have really impacted the amount of money schools can invest in sports and
school clubs. Alvina Lopez reports on the MSTA Blog that these activities are needed in schools because
studies have shown participation in extra-curriculars can actually help improve
student performance. They can also help foster a connection between the
students and faculty who become involved with them.

Many students may be seeking out extra-curricular activities
or sports because of the mentorship some of these activities offer. Coaches and
advisors often make great mentors for students. School Book recently posted an article in the New York Times on a mentor program
sponsored in the Bronx that brings together public and private schools.

Why might students need mentorship or other programs
similar? Well stress can play a major role in a student’s life. There are so
many stressors in a child’s life from homework to home problems to college
applications.  The New York Times recently posted an article on how one school
helps students deal with the stresses of life.

The Huffington Post recently had an article discussing
the different actions to take for applying to colleges (Early Action and Early
Decision). The article went on to discuss the reasons behind applying early as
well as the pros and cons.

One of the most stressful times for a student and their
family can be college decision time. While some students may be debating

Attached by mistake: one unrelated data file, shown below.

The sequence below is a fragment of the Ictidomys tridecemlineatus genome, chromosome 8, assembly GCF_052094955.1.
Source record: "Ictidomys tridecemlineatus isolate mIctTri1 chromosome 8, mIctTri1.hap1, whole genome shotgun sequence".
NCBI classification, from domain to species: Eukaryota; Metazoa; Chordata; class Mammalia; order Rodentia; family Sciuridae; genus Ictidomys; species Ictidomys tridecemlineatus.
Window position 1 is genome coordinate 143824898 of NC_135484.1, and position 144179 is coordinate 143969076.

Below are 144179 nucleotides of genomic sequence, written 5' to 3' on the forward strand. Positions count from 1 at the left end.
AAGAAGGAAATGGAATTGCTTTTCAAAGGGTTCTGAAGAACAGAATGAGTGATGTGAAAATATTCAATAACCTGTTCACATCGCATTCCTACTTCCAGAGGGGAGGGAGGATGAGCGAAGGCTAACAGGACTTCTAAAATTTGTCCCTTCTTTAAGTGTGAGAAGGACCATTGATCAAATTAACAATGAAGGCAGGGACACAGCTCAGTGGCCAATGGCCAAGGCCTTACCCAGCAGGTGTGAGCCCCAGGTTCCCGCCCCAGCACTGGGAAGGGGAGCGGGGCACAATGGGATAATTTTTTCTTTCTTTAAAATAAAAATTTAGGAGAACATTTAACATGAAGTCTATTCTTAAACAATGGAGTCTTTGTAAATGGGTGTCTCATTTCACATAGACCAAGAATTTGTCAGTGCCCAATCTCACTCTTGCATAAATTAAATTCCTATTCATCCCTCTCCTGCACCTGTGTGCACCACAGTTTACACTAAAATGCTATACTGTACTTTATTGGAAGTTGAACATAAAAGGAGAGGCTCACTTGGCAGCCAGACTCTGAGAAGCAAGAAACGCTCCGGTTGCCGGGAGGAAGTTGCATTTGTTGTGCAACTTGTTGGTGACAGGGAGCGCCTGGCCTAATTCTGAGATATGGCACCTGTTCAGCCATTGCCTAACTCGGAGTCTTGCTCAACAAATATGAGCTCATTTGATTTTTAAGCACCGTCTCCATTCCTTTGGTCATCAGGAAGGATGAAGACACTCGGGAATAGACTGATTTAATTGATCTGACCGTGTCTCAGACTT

whether to apply early action or early decision some are still deciding on
where they even want to attend college.
Getting ready for college life can be very stressful. Nancy Berk reports
about these stressful times in the
Huffington Post
article College
Anxiety: Modern Families Caught in the Middle
. ”

While high school juniors and seniors are making decisions
on what colleges to attend, college students are making decisions on what
classes to attend or in some cases not attend.
It is often hard for professors to determine why a student is absent
from their class. While some students skip on a regular basis there are still
those out there who dread missing a class and hyperventilate when they do.  Read more on this subject in “The Good Skip.”

So what do all of these articles and posts have in common?
They all discuss student life outside of the classroom. There is so much more
going on in a student’s life then what they are learning inside your classroom.
Some of them may have part-time jobs to
worry about. Others may need to be on a sports team or in a club in order to
round out their life. These activities can often be beneficial to students who
are facing the major stresses of adolescence or the beginning of adulthood. In
other words, a student’s life does not stop outside the classroom; which is why
it is important to educate the whole child. The brain is not the only body part
that needs nourishment.